WIMBLEDON, England — After days of coy remarks about the possibility, it has been confirmed that Andy Murray and Serena Williams will be a team in the mixed doubles event at Wimbledon.
The two will sign in for the 48-team competition ahead of the 11 a.m. deadline on Wednesday morning, Matt Gentry, a spokesman for Murray, said on Tuesday.
Both players had health reasons to hesitate before adding to their Wimbledon agendas.
Murray, 32, is playing his third tournament since undergoing hip replacement surgery in January, and he is focusing on doubles to ease into his comeback. He will play men’s doubles with Pierre-Hugues Herbert of France, who has won four Grand Slam titles in the event.
Williams, 37, has struggled with a knee injury for months, but she won her first-round singles match at Wimbledon on Tuesday, beating the qualifier Giulia Gatto-Monticone, 6-2, 7-5.
“Now that I can actually use my legs, it just all feels better,” Williams said afterward, specifically referring to her service motion.
The pairing will be one of the highest-profile combinations ever in a mixed doubles competition. Williams has won 23 Grand Slam titles in singles, the most in the Open era, and 14 in women’s doubles with her sister Venus. Murray has won three Grand Slam singles titles, tied for fourth among active men.
Speculation over who would be Murray’s mixed doubles partner has been rampant since he revealed that several players — including the WTA singles No. 1, Ashleigh Barty — had declined his offer. The suggestion of Williams initially seemed to be wishful thinking from reporters eager for a dream team, but then Murray entertained the question.
“If I’m going to play mixed, which is the plan, you obviously want to be playing with someone who’s going to be there for the whole event, and they’re in it to try to win matches and win the event,” Murray said Saturday. “I appreciate with singles players that’s not always going to be the case. Yeah, I mean, obviously she’s arguably the best player ever. It would be a pretty solid partner.”
Gentry said they had deliberately waited until after Williams’s first-round match to commit to the mixed doubles.
Before the tournament, Williams enjoyed being coy with British reporters about the idea, saying she was “available” to play.
“We just have to wait and see,” she said, grinning. “I like to be tongue in cheek.”
Shortly after her win on Tuesday, Williams kept up the playful banter but shifted it closer to confirming that she would play mixed doubles. “If you guys really want it, then maybe I’ll do it,” she told reporters. “Yeah? All right, done, just for you guys. Don’t forget.”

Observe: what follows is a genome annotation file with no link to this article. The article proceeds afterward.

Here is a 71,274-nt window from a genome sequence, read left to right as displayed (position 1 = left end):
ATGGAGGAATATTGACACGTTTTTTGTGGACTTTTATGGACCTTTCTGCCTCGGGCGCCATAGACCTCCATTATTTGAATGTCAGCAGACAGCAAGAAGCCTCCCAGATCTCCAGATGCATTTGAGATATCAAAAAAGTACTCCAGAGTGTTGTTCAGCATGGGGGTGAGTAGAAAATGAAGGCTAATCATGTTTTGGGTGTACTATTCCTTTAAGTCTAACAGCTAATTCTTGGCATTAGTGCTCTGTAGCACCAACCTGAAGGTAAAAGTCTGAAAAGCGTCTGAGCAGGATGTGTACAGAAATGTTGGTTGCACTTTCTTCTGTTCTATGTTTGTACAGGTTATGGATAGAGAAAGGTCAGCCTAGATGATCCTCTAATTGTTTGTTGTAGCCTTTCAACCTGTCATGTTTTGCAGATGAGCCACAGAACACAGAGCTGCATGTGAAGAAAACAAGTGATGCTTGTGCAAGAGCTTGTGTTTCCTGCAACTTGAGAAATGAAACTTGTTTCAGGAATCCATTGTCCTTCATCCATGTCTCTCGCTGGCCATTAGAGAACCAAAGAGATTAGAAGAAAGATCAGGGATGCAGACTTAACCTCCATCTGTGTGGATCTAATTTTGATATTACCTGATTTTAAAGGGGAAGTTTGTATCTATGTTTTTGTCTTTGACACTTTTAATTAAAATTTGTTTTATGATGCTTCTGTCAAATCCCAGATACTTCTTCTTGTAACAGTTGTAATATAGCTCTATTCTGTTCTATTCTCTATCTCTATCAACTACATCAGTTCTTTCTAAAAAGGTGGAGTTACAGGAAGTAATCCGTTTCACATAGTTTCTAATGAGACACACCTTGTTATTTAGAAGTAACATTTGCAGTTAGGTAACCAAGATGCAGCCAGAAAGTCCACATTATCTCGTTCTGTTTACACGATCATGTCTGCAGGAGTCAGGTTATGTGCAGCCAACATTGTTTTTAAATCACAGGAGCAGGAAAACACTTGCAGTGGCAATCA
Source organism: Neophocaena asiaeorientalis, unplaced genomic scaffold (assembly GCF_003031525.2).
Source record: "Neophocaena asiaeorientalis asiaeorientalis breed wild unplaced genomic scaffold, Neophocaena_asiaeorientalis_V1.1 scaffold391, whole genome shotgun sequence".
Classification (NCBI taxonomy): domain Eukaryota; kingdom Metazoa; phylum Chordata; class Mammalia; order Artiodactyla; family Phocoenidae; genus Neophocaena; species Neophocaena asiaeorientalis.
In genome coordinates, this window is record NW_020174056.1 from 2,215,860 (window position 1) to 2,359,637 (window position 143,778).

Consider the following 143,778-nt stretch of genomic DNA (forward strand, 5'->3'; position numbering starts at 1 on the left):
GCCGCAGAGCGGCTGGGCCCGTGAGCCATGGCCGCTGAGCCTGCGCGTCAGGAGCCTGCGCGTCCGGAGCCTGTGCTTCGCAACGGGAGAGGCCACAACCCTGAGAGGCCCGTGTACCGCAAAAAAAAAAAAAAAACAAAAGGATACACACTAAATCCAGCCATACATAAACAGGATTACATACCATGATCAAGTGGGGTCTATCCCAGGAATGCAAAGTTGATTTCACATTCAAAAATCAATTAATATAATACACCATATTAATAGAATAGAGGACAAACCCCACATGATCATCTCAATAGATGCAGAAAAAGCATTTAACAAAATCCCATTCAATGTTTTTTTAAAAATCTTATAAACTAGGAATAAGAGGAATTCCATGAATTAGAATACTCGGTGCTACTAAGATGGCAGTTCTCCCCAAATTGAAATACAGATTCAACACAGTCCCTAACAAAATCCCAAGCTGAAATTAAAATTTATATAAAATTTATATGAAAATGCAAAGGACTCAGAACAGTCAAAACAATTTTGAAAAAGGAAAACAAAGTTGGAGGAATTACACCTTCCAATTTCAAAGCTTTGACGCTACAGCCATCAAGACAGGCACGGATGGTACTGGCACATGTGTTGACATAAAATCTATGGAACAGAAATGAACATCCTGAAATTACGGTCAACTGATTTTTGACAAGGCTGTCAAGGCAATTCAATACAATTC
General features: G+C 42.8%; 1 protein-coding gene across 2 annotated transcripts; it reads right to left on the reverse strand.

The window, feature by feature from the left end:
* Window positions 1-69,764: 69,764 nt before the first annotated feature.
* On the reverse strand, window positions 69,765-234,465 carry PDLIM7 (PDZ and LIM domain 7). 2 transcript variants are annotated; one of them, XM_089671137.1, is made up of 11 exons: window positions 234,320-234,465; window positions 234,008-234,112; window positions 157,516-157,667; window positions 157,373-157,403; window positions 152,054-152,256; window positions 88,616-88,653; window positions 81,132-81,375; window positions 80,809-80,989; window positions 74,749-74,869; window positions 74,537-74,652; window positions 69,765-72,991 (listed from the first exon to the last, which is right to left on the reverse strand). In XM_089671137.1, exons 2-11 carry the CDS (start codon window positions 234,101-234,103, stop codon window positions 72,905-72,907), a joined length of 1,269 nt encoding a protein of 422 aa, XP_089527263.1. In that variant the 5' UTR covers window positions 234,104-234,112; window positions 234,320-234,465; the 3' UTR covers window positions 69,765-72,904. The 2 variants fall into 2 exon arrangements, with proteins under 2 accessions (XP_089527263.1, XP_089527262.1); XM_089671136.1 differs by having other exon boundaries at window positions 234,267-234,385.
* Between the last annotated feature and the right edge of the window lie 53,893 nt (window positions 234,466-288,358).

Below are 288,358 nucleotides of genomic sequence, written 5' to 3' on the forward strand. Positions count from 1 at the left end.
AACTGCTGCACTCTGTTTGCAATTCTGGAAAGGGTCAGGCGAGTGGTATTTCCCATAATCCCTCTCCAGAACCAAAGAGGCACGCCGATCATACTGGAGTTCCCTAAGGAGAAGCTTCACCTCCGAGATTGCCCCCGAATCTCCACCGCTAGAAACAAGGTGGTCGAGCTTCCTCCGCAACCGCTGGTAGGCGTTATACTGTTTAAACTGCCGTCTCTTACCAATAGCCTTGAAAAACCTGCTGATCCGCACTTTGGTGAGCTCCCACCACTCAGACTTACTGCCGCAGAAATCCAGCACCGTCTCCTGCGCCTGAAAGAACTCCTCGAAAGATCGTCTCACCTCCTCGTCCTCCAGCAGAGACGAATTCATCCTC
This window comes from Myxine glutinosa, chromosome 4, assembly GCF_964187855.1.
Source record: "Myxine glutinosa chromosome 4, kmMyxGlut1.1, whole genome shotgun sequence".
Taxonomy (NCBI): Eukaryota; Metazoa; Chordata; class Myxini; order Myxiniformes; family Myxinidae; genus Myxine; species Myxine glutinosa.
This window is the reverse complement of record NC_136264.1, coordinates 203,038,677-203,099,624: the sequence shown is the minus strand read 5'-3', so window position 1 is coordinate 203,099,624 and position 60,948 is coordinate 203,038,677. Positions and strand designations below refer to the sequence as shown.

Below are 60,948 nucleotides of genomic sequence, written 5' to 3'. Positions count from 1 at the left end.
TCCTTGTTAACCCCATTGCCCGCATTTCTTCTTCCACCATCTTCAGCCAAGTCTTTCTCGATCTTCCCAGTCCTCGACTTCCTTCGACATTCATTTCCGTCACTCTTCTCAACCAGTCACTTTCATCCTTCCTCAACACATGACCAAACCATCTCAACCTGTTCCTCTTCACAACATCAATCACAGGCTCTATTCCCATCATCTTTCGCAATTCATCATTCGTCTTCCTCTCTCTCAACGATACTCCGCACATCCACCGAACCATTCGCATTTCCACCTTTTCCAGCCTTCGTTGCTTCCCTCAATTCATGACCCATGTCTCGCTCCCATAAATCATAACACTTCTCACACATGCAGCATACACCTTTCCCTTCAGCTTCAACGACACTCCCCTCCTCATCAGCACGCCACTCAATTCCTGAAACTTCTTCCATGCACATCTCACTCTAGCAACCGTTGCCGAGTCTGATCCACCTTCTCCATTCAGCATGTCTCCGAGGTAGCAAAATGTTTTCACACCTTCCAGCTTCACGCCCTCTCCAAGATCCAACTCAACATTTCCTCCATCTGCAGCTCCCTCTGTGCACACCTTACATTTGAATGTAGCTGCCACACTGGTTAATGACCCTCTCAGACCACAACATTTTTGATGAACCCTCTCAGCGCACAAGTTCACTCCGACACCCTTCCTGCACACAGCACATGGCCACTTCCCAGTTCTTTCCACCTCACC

The Williams-Murray entry comes two decades after another highly anticipated pairing at Wimbledon in 1999, when John McEnroe came out of retirement to play with Steffi Graf. The pair reached the semifinal before Graf withdrew to focus on singles, where she lost in the final to Lindsay Davenport.
Williams won her first Grand Slam title in any discipline in the mixed doubles at Wimbledon in 1998, partnering with the Belarusian Max Mirnyi. She won that year’s United States Open with Mirnyi as well, but has not added a mixed doubles title since.
The last time she entered Grand Slam mixed doubles was in 2012. At the Australian Open, she entered with her longtime friend Andy Roddick, but they did not play together because Roddick had to withdraw after sustaining an injury in singles. At the French Open that year, Williams played with Bob Bryan and lost in the first round.
Williams has often praised Murray for supporting female athletes. He has been known to remind reporters of Williams’s accomplishments when they focus on the men’s side as if they are discussing the whole sport.
“I don’t think there’s a woman player — and there really shouldn’t be a female athlete — that is not totally supportive of Andy Murray,” Williams said in 2017. “He has spoken up for women’s issues and women’s rights, especially in tennis, forever.”
Together, Williams and Murray should shine light on an event that has been cast to the sport’s periphery.
Despite the proliferation of combined men’s and women’s tournaments, mixed doubles is currently contested on the tour level only in the Grand Slams, the Olympics and World Team Tennis. Mixed doubles offers no ranking points and scant prize money: This year’s champion team will split $146,100, compared with the $2.95 million for each singles champion.